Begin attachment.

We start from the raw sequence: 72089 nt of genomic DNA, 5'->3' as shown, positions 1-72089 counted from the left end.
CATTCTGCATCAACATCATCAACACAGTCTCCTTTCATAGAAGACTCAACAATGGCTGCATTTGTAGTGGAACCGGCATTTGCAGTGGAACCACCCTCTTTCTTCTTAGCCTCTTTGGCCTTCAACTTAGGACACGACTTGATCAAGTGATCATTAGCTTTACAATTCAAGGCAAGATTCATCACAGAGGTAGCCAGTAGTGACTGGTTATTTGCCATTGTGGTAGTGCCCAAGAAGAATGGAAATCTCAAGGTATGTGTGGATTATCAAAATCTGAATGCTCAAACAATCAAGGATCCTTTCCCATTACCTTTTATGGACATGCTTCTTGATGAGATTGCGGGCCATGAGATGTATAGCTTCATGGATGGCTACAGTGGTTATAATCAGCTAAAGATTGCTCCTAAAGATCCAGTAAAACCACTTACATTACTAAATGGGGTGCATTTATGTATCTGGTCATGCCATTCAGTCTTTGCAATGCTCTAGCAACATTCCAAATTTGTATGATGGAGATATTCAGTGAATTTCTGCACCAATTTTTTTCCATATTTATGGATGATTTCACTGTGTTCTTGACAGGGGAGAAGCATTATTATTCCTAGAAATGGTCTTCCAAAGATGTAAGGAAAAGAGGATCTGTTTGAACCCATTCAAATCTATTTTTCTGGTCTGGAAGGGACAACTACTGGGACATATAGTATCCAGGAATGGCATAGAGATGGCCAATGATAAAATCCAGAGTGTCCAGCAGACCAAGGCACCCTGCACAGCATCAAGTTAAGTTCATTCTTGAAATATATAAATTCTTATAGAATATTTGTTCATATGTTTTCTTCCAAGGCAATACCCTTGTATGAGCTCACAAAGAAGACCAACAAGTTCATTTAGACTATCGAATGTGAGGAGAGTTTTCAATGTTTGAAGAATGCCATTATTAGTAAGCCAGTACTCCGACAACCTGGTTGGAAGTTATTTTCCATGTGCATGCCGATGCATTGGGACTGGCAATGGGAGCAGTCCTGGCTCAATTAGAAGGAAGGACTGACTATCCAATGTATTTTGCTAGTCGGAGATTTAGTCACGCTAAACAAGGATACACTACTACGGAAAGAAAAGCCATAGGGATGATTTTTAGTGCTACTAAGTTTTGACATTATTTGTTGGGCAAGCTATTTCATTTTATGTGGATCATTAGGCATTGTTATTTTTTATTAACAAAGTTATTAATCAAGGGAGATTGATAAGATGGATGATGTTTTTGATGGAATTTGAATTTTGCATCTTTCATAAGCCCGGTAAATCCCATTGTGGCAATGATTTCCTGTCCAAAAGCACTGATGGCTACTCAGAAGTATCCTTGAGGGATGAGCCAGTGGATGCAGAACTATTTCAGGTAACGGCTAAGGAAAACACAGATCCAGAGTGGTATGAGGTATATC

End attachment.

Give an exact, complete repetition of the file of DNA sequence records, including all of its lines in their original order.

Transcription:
We start from the raw sequence: 72089 nt of genomic DNA, 5'->3' as shown, positions 1-72089 counted from the left end.
CATTCTGCATCAACATCATCAACACAGTCTCCTTTCATAGAAGACTCAACAATGGCTGCATTTGTAGTGGAACCGGCATTTGCAGTGGAACCACCCTCTTTCTTCTTAGCCTCTTTGGCCTTCAACTTAGGACACGACTTGATCAAGTGATCATTAGCTTTACAATTCAAGGCAAGATTCATCACAGAGGTAGCCAGTAGTGACTGGTTATTTGCCATTGTGGTAGTGCCCAAGAAGAATGGAAATCTCAAGGTATGTGTGGATTATCAAAATCTGAATGCTCAAACAATCAAGGATCCTTTCCCATTACCTTTTATGGACATGCTTCTTGATGAGATTGCGGGCCATGAGATGTATAGCTTCATGGATGGCTACAGTGGTTATAATCAGCTAAAGATTGCTCCTAAAGATCCAGTAAAACCACTTACATTACTAAATGGGGTGCATTTATGTATCTGGTCATGCCATTCAGTCTTTGCAATGCTCTAGCAACATTCCAAATTTGTATGATGGAGATATTCAGTGAATTTCTGCACCAATTTTTTTCCATATTTATGGATGATTTCACTGTGTTCTTGACAGGGGAGAAGCATTATTATTCCTAGAAATGGTCTTCCAAAGATGTAAGGAAAAGAGGATCTGTTTGAACCCATTCAAATCTATTTTTCTGGTCTGGAAGGGACAACTACTGGGACATATAGTATCCAGGAATGGCATAGAGATGGCCAATGATAAAATCCAGAGTGTCCAGCAGACCAAGGCACCCTGCACAGCATCAAGTTAAGTTCATTCTTGAAATATATAAATTCTTATAGAATATTTGTTCATATGTTTTCTTCCAAGGCAATACCCTTGTATGAGCTCACAAAGAAGACCAACAAGTTCATTTAGACTATCGAATGTGAGGAGAGTTTTCAATGTTTGAAGAATGCCATTATTAGTAAGCCAGTACTCCGACAACCTGGTTGGAAGTTATTTTCCATGTGCATGCCGATGCATTGGGACTGGCAATGGGAGCAGTCCTGGCTCAATTAGAAGGAAGGACTGACTATCCAATGTATTTTGCTAGTCGGAGATTTAGTCACGCTAAACAAGGATACACTACTACGGAAAGAAAAGCCATAGGGATGATTTTTAGTGCTACTAAGTTTTGACATTATTTGTTGGGCAAGCTATTTCATTTTATGTGGATCATTAGGCATTGTTATTTTTTATTAACAAAGTTATTAATCAAGGGAGATTGATAAGATGGATGATGTTTTTGATGGAATTTGAATTTTGCATCTTTCATAAGCCCGGTAAATCCCATTGTGGCAATGATTTCCTGTCCAAAAGCACTGATGGCTACTCAGAAGTATCCTTGAGGGATGAGCCAGTGGATGCAGAACTATTTCAGGTAACGGCTAAGGAAAACACAGATCCAGAGTGGTATGAGGTATATC